CURWOOD: It's Living on Earth. I'm Steve Curwood. Chicago is among the many U.S. cities that often flunk federal clean air standards. A key source of pollution is industry's use of solvents and other airborne chemicals, which help form what most of us know as smog. The state of Illinois wants to try a new program to reduce Chicago's smog. It says it wants to issue abatement credits that can be traded among companies so that overall emissions can be cut efficiently. The emissions trading plan would be the first of its kind in the nation. And as Gary Johnson reports from Chicago, it's already sparking controversy.
JOHNSON: The primary goal of Illinois' so-called cap and trade program is to cap or limit industry's total emissions to help the region meet federal ozone standards by the year 2007. Chicago industries that release 25 tons of volatile organic compounds a year are required to participate in the program, which sets a cap at each company's 1996 ozone emission levels. The company then agrees to reduce emissions by another 12 percent. Allotment trading units are issued by the Illinois EPA for these emissions. If at year's end the company reduces more than 12 percent, it can sell its extra credits to a company that has not met its 12 percent goal. John Summerhays is a U.S. EPA environmental scientist in Chicago. He says the program allows the state to set emission limits rather than having the federal government decide how emissions must be reduced.
SUMMERHAYS: What excites me most about the program is that it gives companies the incentive to find new ways of reducing emissions. And in fact, companies have found very novel ways of reducing emissions that we never would have even thought to require in the old system.
JOHNSON: The challenge, goes the market-based argument, is to reduce emissions equitably, so industry, regional economies, and people's health do not suffer. Modern plants generally have an easier go of meeting standards, while dinosaur facilities face staggering costs to upgrade pollution technology. Alan Jirik is the director of environmental affairs at Corn Products International, just outside Chicago. This year his company sold their extra emission credits. He says the beauty of the program is that industry is rewarded for innovation.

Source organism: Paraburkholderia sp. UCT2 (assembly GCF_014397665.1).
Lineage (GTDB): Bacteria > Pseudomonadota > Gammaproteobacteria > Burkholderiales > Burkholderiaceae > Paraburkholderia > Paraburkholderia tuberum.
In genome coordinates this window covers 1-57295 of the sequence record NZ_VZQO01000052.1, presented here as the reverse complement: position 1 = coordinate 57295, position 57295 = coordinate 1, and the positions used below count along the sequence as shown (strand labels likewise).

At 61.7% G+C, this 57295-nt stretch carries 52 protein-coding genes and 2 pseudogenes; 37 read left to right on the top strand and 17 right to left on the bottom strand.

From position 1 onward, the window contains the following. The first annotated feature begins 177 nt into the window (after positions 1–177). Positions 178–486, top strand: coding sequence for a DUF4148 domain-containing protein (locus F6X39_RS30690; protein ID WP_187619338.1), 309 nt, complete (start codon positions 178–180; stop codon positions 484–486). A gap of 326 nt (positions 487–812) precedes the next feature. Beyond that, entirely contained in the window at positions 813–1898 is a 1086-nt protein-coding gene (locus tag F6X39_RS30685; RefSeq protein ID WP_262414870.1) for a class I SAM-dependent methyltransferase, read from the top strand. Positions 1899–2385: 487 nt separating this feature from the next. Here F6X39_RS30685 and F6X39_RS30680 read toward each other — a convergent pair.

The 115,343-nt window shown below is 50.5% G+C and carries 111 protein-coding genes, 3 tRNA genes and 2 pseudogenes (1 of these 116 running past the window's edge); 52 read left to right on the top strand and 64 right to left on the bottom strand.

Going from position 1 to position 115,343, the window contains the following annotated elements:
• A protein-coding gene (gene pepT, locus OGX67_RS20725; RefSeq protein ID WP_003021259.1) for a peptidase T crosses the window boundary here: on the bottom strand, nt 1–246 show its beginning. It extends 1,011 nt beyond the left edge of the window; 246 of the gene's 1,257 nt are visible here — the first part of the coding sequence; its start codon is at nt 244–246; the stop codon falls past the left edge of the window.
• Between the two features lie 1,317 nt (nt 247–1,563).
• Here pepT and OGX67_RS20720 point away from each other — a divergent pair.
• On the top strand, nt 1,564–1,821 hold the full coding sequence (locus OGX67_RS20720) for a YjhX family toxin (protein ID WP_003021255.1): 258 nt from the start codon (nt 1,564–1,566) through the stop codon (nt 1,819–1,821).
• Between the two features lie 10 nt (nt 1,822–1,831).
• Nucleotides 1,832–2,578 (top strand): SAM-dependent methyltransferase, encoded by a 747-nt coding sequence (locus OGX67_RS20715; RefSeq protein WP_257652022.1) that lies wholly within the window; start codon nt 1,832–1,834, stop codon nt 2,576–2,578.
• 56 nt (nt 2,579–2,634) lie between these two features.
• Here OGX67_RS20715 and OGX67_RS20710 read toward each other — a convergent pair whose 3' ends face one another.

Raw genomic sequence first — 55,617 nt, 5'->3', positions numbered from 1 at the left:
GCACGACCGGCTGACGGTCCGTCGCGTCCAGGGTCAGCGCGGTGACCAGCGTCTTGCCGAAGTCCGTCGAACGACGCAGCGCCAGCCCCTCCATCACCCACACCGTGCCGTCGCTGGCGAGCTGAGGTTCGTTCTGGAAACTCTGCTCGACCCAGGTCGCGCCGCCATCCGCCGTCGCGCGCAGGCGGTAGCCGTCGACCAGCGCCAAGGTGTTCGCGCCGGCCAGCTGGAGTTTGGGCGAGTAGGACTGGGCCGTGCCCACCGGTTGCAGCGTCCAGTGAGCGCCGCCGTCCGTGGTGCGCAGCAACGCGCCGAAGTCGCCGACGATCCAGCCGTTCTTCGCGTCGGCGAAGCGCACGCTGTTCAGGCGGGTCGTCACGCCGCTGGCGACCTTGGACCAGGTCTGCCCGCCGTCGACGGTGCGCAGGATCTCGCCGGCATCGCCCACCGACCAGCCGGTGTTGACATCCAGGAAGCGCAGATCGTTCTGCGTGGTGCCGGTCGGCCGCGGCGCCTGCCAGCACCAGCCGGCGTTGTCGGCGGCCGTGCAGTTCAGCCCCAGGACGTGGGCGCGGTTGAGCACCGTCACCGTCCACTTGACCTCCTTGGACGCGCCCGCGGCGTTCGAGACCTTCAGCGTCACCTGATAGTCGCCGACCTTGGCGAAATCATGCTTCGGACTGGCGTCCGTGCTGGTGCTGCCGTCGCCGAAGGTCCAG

JIRIK: It's very cost-effective. The environment gets what it needs. It gets the 12 percent reduction. But the economy of Chicago is benefited in that we're effecting these very significant reductions at the least possible cost. Which means goods and services are not impacted. The business climate is more positive. You don't have a very Draconian condition where companies are either leaving or not expanding.
JOHNSON: Some environmental advocates, meanwhile, want to be sure trading is not simply a shell game that shifts pollution to low-income neighborhoods where most older plants are located. Joanna Hoelscher is a policy analyst with the Chicago office of Citizens for a Better Environment. She appreciates the cap on total emissions, but wants assurances that pollution credits will be tracked accurately, and that trading be an apples to apples exchange of pollutants.
HOELSCHER: This is the first time ever that U.S. EPA has suggested approving a state program that would allow the trading of toxic air contaminants. And that's where the real problem lies. Because we're allowing companies to trade chemicals that are not equal. Some VOCs, volatile organic compounds, are non-toxic. Some are a little bit toxic. Some, like benzene, are known human carcinogens.
JOHNSON: The EPA's John Summerhays says there are pollution programs already in place that address toxic air emissions. And the state must review the trading program's effects on low-income areas on an annual basis. The U.S. EPA is accepting public comment on Illinois' cap and trade program until January twenty-sixth. Michigan and
New Jersey are also seeking federal approval for similar pollution trading initiatives. For Living on Earth, I'm Gary Johnson in Chicago.
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